Hello, my name is Jenny DePaul. I am so happy to have the opportunity to talk to you tonight. I would like to start by introducing you to my son Kental.
Kental was 3 and a half when we made that video. Just six weeks later, his speech started to slur and his motor skills weakened. The regression progressed over the next week until Kental could no longer speak or communicate in any way. He was always frightened, confused and uncomfortable. He needed hand over hand assistance in all areas. He was incontinent, ate objects,would act out behaviorally, tantrumed for hours and went days without sleep.
He was diagnosed with Childhood Disintegrative Disorder – a rare condition characterized by late onset of developmental delays in language, social function, and motor skills. The prognosis is not good.
Kental was a foster child who came to live with us when he was 1 year old. He joined my husband and I and our two daughters, Lilli and Annabelle. I remember the moment I first saw Kental; I knew instantly he belonged with us. Our hope and prayer for Kental was that he would be happy, safe, and know what it meant to have a family and a home.
After Kental regressed his biological parents no longer fought to get him back. They asked that their rights be terminated. If we didn’t adopt Kental, DYFS would immediately move to a group home and he would be considered unadoptable. Within a few months, Kental officially became a DePaul.
The next few years were very challenging. We had very little help. I was unable to work. My husband would have to take on a second full time job. Our lives were consumed with doctors, hospitalizations, evaluations, tests, neurologists, nutritionists, special diets, medications, OT, PT, Speech Therapy, and much more.
We were consumed with fixing Kental. Any normal daily activity had to wait until Kental fell asleep…IF he fell asleep. The stress eventually affected us financially, emotionally and physically. I wasn’t sure what the answer was. I only knew God would provide. And he did.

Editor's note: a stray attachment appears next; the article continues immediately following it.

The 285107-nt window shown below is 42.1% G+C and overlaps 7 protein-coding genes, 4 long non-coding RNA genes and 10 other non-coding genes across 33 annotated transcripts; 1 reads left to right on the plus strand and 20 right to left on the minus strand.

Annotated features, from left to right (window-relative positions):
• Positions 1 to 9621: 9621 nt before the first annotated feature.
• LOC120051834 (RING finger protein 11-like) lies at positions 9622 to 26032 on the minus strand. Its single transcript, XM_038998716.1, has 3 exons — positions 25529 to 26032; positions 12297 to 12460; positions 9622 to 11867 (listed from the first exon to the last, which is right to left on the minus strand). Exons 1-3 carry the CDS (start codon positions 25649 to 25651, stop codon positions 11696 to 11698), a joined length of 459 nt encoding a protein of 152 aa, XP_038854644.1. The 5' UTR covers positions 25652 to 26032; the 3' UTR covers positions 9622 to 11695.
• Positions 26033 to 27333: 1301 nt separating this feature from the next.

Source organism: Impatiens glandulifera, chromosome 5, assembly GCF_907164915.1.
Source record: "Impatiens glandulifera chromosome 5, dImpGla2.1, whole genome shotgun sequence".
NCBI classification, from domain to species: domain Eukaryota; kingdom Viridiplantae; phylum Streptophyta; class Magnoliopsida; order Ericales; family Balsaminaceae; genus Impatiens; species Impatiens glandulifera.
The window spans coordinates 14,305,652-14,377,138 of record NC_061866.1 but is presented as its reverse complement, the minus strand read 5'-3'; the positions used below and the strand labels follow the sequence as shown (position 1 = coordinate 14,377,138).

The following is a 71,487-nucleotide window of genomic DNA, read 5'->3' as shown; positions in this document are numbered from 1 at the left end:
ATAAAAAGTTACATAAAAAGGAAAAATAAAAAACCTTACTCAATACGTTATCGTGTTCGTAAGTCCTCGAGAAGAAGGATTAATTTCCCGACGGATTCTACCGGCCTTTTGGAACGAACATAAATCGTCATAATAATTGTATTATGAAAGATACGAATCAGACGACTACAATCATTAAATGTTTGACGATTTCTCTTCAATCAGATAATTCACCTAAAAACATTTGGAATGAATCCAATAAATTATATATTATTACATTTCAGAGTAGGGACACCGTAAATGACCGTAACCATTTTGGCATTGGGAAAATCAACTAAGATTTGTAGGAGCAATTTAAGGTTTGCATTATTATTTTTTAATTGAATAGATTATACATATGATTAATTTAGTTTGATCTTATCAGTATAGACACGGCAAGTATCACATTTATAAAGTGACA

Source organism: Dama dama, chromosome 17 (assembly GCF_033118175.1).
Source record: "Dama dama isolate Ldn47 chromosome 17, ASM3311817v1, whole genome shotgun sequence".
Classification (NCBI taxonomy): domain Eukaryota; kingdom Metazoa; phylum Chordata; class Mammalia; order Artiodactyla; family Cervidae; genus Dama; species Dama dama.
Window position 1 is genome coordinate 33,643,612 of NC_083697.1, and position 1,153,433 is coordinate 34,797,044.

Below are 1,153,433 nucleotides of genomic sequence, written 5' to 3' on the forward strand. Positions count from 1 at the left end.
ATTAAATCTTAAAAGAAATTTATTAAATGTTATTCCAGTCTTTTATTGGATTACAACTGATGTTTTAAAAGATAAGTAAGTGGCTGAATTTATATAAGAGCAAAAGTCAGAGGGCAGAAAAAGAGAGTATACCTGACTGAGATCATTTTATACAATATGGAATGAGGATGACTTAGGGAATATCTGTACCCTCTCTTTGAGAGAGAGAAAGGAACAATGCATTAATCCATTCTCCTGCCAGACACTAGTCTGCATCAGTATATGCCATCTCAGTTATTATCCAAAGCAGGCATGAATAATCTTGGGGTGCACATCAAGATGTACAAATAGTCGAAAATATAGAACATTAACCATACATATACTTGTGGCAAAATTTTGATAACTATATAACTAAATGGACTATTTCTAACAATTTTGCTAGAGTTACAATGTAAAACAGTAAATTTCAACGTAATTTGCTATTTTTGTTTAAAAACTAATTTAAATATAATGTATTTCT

Kental was accepted into the Kennedy Kreiger Institute – a 6 month neo behavioral inpatient program inMaryland. While there, the specialists came up with a behavioral plan to address Kental’s behaviors. After his discharge, the Department of Developmental Disabilities offered us funding for in home behavioral support services and introduced to YCS, 5 years ago.
YCS joined our family the day Kental and I returned home. Behaviorist, Aslam Ali would learn Kendal’s intense behavioral plan and train our first Behavioral Assistant, Anthony Baskin.Kental also started attending theSawtelle Learning Center.
Until today, YCS support workers are with us up to 12 hours a day; 7 days a week. They spend ever holiday with us and are a part of all family celebrations. They are also available to us overnights, if needed. They have been there to encourage us and remind us of what Kental can do, when we start to think he can’t.
YCS has made it possible for us to function as a family. They make it possible for me to do simple things like make dinner, help our daughters with homework, and go to see them perform in a school play or softball game.
This summer, Kental attended YCS sleep away camp. I never thought could happen. It took much encouragement and convincing from Anthony and Ali. They promised to keep me informed on how Kental was doing. I got daily updates and pictures of Kental on the zip line, rock climbing and more.
Kental came home from camp with two awards: Cutest kid at camp and Best hair. YCS also made it possible for Kental to attend the Summer Enrichment Program by offering us a full scholarship. We are thankful to all the people who made this possible by their donations.
When YCS came into our lives things became manageable. It allowed us the space to consider the possibility that fixing Kental may not be part of God’s plan for him. YCS made it possible for us to breathe and refocus. We no longer feel the need to fix Kental. We are able to enjoy Kental where he is, while continuing to research and try interventions to increase his abilities.
Kental may always need this level of supervision and supports but he is happy, and safe with a family who loves him. Kental is a very special little boy with great purpose. He is still the same beautiful, loving, funny, inspiring, little boy we all saw a few minutes ago in the video. In many ways, Kental is very blessed. He was once thought to be unadoptable and without family. The reality is that he not only has a family but he has a great extended YCS family that includes all of you.
Thank you – Aslam and Anthony for all your support, understanding and dedication over the years. Thank you – for all you have done and continue to do for so many children and families. You are all truly an inspiration.